For anyone trying to start and grow a business, the competition can be daunting. One of the first tasks of any company is to map the competitive landscape. The pointers below should help companies with the difficult mission of evaluating the competition and the time-consuming task of keeping abreast with every move the competition makes.
Be a customer. Testing a firm’s customer service will reveal much about their business. And don’t just pretend to shop from competitors. Buy something. It’s the only way to gain firsthand experience with the company’s products and services.
Find out about the people who run competing businesses. Where have they worked? How long have they been in the business? What are their strengths and weaknesses? This information can help anticipate the competition’s moves. For example, a local, lifelong farmer will run an Indiana seed company very differently than will a young MBA.
Talk to competitors’ customers. Why do they buy from your competitors? Is it because of the quality of the product or service, the price, the location, or the customer support? What do they dislike about the company? What do they wish that company would provide? Why don’t they buy from you?
Use the Internet. Online services such as Dow Jones Interactive provide information about companies. Or learn about competing businesses simply by going to their Web sites. Another easy way to track down information on the competition is to do a Google search.
Check public filings. Companies must disclose information to government agencies. Such disclosures are required to undertake public offerings, receive building permits, register for patents or trademarks, and so on. Many of those filings are public record and contain information about the company’s goals, strategies, and technologies.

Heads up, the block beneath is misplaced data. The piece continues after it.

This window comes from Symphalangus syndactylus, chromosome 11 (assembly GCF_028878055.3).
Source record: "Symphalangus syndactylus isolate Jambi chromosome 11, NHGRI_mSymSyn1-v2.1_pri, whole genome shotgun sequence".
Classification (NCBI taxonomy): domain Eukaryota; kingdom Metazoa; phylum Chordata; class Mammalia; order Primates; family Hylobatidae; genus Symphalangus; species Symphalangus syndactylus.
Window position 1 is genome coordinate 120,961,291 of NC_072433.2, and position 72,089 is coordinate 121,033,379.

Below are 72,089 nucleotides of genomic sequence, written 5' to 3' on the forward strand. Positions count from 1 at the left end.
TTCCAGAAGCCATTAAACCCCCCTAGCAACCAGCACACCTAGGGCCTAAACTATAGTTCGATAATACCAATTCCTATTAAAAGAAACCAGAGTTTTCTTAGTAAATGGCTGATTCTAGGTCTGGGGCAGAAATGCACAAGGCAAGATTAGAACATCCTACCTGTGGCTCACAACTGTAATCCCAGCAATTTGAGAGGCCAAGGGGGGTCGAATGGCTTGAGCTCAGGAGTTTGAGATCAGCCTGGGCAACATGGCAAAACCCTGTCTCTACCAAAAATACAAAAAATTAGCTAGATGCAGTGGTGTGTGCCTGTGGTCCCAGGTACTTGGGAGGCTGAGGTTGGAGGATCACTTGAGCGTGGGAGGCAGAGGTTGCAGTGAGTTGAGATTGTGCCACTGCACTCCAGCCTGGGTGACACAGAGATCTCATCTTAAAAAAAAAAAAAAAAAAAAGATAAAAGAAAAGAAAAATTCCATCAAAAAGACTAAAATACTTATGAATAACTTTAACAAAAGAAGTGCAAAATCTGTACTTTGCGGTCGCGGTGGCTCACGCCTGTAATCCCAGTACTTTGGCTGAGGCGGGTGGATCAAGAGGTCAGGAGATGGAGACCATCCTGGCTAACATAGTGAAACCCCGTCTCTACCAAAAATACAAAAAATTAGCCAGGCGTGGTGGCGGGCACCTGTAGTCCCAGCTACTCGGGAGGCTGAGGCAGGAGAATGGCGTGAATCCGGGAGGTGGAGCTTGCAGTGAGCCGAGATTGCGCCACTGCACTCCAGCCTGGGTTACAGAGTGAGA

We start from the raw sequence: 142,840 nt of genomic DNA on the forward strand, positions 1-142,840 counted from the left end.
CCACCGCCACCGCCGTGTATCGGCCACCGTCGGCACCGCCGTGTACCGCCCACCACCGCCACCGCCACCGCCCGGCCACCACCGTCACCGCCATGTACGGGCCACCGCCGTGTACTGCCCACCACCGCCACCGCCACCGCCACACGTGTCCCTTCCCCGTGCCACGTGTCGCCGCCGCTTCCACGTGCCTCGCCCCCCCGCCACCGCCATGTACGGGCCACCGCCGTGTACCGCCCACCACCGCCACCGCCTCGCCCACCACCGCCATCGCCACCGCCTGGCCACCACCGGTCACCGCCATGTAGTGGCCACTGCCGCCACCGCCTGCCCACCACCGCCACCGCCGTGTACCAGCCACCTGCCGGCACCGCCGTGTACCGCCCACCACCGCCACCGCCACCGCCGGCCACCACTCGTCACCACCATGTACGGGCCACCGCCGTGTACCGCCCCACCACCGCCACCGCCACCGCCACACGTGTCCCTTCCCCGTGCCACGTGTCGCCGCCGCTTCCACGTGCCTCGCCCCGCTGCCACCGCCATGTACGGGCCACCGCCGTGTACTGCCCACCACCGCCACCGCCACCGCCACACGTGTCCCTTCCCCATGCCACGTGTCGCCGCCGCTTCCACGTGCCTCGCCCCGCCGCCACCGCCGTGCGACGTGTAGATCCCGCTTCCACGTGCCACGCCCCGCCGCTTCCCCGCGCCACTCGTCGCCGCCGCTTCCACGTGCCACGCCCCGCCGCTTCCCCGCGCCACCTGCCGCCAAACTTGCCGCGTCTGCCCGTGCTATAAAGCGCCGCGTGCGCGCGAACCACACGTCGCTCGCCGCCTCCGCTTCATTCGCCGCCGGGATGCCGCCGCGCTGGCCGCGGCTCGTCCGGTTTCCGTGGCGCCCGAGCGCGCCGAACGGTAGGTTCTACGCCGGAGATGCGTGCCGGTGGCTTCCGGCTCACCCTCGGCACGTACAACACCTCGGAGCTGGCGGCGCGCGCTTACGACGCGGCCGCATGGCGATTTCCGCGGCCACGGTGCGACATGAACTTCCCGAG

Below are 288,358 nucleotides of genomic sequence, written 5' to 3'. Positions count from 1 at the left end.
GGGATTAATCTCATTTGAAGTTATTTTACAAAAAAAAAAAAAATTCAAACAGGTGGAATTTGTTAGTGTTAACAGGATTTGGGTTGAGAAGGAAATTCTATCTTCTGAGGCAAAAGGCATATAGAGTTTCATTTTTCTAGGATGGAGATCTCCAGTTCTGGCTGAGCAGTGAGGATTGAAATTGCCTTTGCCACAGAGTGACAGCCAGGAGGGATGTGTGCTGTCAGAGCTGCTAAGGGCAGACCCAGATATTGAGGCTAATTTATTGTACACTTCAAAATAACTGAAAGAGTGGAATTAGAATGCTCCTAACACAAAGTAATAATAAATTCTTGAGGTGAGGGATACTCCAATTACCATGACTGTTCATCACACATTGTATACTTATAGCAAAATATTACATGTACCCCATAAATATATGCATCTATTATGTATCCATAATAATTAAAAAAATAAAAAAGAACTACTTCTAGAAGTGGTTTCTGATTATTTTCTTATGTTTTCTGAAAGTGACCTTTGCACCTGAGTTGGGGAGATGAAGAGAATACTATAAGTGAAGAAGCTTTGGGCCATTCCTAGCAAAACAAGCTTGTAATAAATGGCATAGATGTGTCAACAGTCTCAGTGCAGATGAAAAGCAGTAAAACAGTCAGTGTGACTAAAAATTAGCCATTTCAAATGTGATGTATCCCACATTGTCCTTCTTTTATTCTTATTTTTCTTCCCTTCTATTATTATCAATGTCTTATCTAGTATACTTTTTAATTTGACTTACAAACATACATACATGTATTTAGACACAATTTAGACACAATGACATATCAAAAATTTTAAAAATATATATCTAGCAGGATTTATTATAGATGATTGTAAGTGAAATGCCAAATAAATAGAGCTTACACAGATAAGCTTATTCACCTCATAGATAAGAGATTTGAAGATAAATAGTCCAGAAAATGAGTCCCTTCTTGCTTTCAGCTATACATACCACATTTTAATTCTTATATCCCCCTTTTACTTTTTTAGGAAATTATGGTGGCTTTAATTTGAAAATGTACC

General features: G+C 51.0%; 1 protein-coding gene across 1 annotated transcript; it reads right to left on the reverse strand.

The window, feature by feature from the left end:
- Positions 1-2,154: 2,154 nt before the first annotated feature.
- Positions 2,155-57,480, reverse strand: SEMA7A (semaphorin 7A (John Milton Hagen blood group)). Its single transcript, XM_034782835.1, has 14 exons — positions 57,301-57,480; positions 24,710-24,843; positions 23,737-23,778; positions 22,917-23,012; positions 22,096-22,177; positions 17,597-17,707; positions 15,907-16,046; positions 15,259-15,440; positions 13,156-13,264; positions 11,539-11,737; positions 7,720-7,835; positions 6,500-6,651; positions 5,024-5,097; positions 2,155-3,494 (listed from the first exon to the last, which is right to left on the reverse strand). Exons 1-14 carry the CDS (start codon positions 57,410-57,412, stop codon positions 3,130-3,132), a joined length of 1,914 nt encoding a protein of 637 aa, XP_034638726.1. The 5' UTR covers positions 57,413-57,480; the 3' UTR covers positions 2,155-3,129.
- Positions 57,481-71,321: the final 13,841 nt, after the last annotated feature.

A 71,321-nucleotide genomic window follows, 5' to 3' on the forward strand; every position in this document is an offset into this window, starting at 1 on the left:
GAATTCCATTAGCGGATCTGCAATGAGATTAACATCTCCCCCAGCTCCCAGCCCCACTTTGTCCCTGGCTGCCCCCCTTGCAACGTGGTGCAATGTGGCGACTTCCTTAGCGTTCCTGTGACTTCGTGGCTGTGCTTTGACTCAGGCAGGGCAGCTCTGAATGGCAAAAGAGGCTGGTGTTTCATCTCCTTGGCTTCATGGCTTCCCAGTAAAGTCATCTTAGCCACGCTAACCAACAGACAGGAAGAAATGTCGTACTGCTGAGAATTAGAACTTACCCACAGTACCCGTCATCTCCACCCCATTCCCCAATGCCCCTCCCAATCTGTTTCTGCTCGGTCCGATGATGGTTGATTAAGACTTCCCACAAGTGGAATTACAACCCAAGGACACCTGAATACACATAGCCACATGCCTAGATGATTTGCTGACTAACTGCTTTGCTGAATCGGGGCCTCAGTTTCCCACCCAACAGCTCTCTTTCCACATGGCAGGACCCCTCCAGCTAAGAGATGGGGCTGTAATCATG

Attend industry conferences and trade shows. Competitor representatives will be pounding their chests about their firms’ products or services. Take advantage of the opportunity to learn about their product offerings and strategies.
Assess the competition’s goals. A competitor trying to increase its market share might lower prices; a firm attempting to increase profits may cut costs; and a business that wants to accelerate sales growth might kick off a marketing campaign. By knowing a competitor’s goals, a business can better anticipate their strategies.
Be aware of the potential for new competition. The competitive landscape can change quickly. A national chain could enter a region. Alternatively, companies that aren’t competitors may shift their focus.
Don’t delegate the job of keeping up with competitors. A business owner might be tempted to delegate the task of competitive analysis, but the entrepreneur is in the best position to appreciate and act on information about competitors.
Define the competitive landscape broadly. Competition includes anything that could draw customers away from a business. For example, movie theaters compete not only with other cinemas, but also with restaurants, live music venues, theater — even cable TV, video rentals, and video games.